Completing at the end of May 2015, and with inputs from over 60 UK institutions, the 12 month Jisc Monitor project is tasked with developing designs and prototype software that indicate how institutions (and the broader supply chain) might go about supporting and tracking Open Access publication processes, especially with reference to compliance and costs.
Since December’s mid-point review of potential developments arising, the project has been focused on two related applications that commend themselves for consideration as key components in the Jisc OA offer – currently referenced under the working titles of ‘Monitor Local’ and ‘Monitor UK Aggregator’. As an enabler to these types of services, and OA management more generally, Monitor also is experimenting with a service to enable institutions to identify publications where their academics do not have a lead role as the corresponding author (GUIDE – Getting Useful IDs Early).
You can read more about the intent of the prototypes in The Jisc Monitor Local UK GUIDE. The underlying requirements (over 200 in total!) for the broader OA management space collected in the earlier phases of the project are also available in navigable form at http://demonstrators.ostephens.com/monitor-reqs/.
Prototype Feedback – Address complexity with flexibility and automation
In the run up to Easter, the team has been able to test these propositions and to examine prototypes with a good range of interested users at two UKSG sessions in Glasgow and at a prototype workshop in Birmingham.
At the Birmingham workshop, we demonstrated the scope of the financial data recording in Monitor Local and then posed a key question – whether the proposed approach would be too complex for everyday operations, especially for institutions processing small numbers of APCs? Users wholly welcomed the approach, especially when balanced by the option to enter data in the simplest possible way when an institution wishes just to record a total cost without prior estimates, order values or breakdown. Based on that advice, the team will adopt a similar approach when it comes to making compliance management flexible, whilst addressing essential funder mandates.
Time saving in the face of both volume and complexity was a key principle for Monitor Local design emphasised at each event. Institutions of differing sizes and research missions will be challenged by OA Monitoring in different ways – some looking for efficiencies in the face of high volumes of academic outputs, others looking for automated support where administrators have lower familiarity with the nuances of such as compliance. It is therefore essential that onerous tasks, such as compliance checking, are automated to the point where human intervention needs to be triggered (if at all).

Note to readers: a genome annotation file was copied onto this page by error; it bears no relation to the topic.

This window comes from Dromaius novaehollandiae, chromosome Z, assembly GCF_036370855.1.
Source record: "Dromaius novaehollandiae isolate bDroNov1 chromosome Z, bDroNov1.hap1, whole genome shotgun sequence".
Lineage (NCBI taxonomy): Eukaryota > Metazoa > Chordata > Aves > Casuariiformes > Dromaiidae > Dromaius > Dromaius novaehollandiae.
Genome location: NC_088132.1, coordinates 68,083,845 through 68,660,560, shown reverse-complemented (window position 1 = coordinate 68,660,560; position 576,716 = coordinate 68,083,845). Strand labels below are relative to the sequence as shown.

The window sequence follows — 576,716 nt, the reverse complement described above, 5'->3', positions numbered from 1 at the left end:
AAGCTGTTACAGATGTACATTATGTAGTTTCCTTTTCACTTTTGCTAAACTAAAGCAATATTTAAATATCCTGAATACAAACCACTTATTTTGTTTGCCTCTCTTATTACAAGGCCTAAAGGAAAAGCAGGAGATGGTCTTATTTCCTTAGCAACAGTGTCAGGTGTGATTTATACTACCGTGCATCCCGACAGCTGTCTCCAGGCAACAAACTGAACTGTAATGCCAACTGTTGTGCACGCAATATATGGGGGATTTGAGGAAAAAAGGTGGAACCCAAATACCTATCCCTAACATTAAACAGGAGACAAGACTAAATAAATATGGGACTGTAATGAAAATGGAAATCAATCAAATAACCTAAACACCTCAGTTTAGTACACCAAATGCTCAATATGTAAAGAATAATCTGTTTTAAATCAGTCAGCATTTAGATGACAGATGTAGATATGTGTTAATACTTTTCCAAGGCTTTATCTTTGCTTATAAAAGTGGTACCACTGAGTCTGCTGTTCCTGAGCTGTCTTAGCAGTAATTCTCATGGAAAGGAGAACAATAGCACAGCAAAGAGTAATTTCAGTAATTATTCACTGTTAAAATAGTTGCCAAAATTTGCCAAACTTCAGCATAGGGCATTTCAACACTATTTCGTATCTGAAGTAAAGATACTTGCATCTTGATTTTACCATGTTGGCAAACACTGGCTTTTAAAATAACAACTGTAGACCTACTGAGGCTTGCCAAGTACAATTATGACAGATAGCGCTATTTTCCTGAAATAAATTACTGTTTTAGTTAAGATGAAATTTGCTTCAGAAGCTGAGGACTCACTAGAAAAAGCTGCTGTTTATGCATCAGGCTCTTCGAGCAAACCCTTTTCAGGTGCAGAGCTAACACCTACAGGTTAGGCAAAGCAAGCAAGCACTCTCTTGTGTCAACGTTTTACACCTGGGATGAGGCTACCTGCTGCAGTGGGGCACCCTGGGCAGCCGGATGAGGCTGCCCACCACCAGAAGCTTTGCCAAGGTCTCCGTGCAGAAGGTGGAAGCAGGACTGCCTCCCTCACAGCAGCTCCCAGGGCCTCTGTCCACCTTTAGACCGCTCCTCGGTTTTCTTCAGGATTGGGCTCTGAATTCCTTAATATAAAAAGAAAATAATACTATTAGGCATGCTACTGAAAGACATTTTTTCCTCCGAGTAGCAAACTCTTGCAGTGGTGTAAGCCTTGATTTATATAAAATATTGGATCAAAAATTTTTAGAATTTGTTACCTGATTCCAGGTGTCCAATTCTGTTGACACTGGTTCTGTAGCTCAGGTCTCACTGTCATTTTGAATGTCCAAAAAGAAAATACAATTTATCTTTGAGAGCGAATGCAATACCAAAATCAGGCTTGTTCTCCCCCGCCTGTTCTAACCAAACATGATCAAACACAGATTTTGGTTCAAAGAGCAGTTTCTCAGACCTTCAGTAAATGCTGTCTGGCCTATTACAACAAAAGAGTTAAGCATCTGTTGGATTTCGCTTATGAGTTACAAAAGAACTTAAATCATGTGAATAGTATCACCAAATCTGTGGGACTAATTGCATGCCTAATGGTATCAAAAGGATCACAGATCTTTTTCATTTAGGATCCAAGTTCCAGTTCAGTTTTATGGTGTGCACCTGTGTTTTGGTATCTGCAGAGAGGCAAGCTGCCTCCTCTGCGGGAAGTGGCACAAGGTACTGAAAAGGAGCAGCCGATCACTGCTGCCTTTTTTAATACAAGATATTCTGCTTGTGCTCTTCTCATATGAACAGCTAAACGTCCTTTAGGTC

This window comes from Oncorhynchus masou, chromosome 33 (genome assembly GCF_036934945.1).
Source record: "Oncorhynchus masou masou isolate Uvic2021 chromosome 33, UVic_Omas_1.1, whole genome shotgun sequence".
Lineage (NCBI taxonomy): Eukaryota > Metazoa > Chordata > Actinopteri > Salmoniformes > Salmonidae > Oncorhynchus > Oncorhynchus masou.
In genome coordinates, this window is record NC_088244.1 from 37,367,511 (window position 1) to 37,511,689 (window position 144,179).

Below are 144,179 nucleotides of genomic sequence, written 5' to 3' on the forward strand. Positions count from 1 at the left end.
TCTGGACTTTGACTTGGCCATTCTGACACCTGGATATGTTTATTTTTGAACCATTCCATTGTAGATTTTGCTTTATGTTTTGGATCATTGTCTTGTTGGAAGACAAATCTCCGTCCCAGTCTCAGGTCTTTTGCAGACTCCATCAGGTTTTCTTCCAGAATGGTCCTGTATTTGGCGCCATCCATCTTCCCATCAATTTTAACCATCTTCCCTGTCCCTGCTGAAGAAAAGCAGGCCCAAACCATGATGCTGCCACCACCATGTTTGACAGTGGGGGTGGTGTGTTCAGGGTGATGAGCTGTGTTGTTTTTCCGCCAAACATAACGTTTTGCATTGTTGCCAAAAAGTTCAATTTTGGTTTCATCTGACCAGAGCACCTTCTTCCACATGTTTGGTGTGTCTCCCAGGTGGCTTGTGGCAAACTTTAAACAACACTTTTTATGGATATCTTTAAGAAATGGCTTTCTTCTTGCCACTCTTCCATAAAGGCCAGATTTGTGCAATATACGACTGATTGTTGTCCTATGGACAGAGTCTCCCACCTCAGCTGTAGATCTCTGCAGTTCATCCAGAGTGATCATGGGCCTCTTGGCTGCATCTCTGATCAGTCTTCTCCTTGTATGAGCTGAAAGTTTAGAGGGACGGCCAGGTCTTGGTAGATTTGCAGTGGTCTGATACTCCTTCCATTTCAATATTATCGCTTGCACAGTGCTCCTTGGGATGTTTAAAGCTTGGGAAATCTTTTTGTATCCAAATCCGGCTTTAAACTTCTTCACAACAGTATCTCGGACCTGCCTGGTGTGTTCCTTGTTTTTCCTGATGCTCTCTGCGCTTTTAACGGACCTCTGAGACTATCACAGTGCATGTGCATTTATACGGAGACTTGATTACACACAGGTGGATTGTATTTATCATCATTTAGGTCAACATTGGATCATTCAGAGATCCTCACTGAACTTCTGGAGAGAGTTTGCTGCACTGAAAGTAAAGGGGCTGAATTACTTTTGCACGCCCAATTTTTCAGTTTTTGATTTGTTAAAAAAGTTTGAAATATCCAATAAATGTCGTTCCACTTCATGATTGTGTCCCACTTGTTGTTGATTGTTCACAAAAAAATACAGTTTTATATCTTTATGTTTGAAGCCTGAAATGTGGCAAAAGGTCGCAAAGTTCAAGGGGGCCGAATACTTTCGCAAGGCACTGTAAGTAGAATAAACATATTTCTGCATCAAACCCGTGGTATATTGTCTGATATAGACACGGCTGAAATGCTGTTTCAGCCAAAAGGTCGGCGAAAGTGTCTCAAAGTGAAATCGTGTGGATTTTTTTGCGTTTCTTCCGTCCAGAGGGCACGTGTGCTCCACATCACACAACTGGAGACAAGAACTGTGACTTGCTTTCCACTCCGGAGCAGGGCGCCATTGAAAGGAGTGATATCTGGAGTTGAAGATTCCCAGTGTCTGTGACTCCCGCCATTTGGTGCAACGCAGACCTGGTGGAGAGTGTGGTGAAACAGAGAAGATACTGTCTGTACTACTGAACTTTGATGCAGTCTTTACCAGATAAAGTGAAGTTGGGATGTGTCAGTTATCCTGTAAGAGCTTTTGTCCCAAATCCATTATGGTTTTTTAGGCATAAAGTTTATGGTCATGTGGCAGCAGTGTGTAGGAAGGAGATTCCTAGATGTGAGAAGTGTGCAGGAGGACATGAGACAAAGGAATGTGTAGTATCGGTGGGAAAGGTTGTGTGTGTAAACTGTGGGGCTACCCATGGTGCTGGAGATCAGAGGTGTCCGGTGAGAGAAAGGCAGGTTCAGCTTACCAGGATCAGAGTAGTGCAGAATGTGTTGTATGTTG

The team also gathered positive critical feedback to demonstrations of the Monitor UK Aggregation, which includes both cost and compliance data building on the Total Cost of Ownership project recommendations. The potential of this data to meet the needs of institutions (including benchmarking), the Funding Councils and Jisc (informing publisher negotiations) was widely recognized. The prototype at http://apc.ooz.cottagelabs.com/ contains over 8,000 transactions across a wide range of institutions and publishers, suggests real opportunities for onward refinement.
Recognising the sector-wide value of this data, delegates emphasised that it should be possible to feed institutional data into the UK Aggregation using a standard data profile without obligation to use Monitor Local. This will be important for institutions developing alternative systems and workflows for local OA management. Thankfully, the prototype and its API have been designed with this in mind.
Last but not least, at UKSG we discussed the importance of integration between these potential Monitor services and other Jisc services for managing e-resources, notably integrating with KB+ in order to maximise the opportunities to get value for money from fuller analysis of the combination of subscription and OA costs.
This integration is not part of the current prototyping, but the design work undertaken has established it as a realistic possibility if Monitor Local progresses to service in 2015-16.
The Monitor team is on track to complete its Local and UK Aggregation prototypes by the end of May. In parallel, and taking account of the potential outlined here, Jisc is consulting on what services should be prioritised in its OA offer to the UK community. Therefore we hope institutions will continue to provide feedback in the final prototyping stage that will inform such service development decisions.